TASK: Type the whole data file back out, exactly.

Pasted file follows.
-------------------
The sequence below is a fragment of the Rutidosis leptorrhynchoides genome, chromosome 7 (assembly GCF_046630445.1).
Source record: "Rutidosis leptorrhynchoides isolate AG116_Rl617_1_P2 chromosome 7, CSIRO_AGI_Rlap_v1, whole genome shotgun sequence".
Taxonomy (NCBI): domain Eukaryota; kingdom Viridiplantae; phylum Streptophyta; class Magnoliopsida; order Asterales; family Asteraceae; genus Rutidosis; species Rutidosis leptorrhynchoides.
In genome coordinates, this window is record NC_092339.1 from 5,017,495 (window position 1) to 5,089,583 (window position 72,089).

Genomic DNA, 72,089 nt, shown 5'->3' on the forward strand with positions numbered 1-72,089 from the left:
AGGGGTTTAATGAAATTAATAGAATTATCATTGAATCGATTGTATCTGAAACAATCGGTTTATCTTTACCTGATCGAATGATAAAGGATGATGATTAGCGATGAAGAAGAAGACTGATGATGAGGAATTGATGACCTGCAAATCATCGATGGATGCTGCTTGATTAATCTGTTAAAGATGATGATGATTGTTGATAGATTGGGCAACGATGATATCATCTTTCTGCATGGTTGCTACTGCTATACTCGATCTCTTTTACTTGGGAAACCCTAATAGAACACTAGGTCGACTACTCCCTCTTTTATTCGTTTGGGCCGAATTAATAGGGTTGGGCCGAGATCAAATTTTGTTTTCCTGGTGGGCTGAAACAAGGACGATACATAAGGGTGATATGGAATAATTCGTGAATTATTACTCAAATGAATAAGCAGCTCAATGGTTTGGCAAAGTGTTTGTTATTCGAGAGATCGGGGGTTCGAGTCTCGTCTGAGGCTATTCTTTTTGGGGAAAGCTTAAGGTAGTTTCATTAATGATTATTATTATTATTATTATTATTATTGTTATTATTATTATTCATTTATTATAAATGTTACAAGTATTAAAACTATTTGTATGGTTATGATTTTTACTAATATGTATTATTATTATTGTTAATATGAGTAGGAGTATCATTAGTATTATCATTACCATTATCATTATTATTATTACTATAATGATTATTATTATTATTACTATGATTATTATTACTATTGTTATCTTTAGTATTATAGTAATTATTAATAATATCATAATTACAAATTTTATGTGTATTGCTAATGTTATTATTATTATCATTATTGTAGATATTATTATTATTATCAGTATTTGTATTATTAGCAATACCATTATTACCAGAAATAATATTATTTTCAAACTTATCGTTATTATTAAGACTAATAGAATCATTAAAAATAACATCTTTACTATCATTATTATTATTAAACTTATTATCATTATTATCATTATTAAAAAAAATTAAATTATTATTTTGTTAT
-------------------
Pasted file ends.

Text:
The sequence below is a fragment of the Rutidosis leptorrhynchoides genome, chromosome 7 (assembly GCF_046630445.1).
Source record: "Rutidosis leptorrhynchoides isolate AG116_Rl617_1_P2 chromosome 7, CSIRO_AGI_Rlap_v1, whole genome shotgun sequence".
Taxonomy (NCBI): domain Eukaryota; kingdom Viridiplantae; phylum Streptophyta; class Magnoliopsida; order Asterales; family Asteraceae; genus Rutidosis; species Rutidosis leptorrhynchoides.
In genome coordinates, this window is record NC_092339.1 from 5,017,495 (window position 1) to 5,089,583 (window position 72,089).

Genomic DNA, 72,089 nt, shown 5'->3' on the forward strand with positions numbered 1-72,089 from the left:
AGGGGTTTAATGAAATTAATAGAATTATCATTGAATCGATTGTATCTGAAACAATCGGTTTATCTTTACCTGATCGAATGATAAAGGATGATGATTAGCGATGAAGAAGAAGACTGATGATGAGGAATTGATGACCTGCAAATCATCGATGGATGCTGCTTGATTAATCTGTTAAAGATGATGATGATTGTTGATAGATTGGGCAACGATGATATCATCTTTCTGCATGGTTGCTACTGCTATACTCGATCTCTTTTACTTGGGAAACCCTAATAGAACACTAGGTCGACTACTCCCTCTTTTATTCGTTTGGGCCGAATTAATAGGGTTGGGCCGAGATCAAATTTTGTTTTCCTGGTGGGCTGAAACAAGGACGATACATAAGGGTGATATGGAATAATTCGTGAATTATTACTCAAATGAATAAGCAGCTCAATGGTTTGGCAAAGTGTTTGTTATTCGAGAGATCGGGGGTTCGAGTCTCGTCTGAGGCTATTCTTTTTGGGGAAAGCTTAAGGTAGTTTCATTAATGATTATTATTATTATTATTATTATTATTGTTATTATTATTATTCATTTATTATAAATGTTACAAGTATTAAAACTATTTGTATGGTTATGATTTTTACTAATATGTATTATTATTATTGTTAATATGAGTAGGAGTATCATTAGTATTATCATTACCATTATCATTATTATTATTACTATAATGATTATTATTATTATTACTATGATTATTATTACTATTGTTATCTTTAGTATTATAGTAATTATTAATAATATCATAATTACAAATTTTATGTGTATTGCTAATGTTATTATTATTATCATTATTGTAGATATTATTATTATTATCAGTATTTGTATTATTAGCAATACCATTATTACCAGAAATAATATTATTTTCAAACTTATCGTTATTATTAAGACTAATAGAATCATTAAAAATAACATCTTTACTATCATTATTATTATTAAACTTATTATCATTATTATCATTATTAAAAAAAATTAAATTATTATTTTGTTAT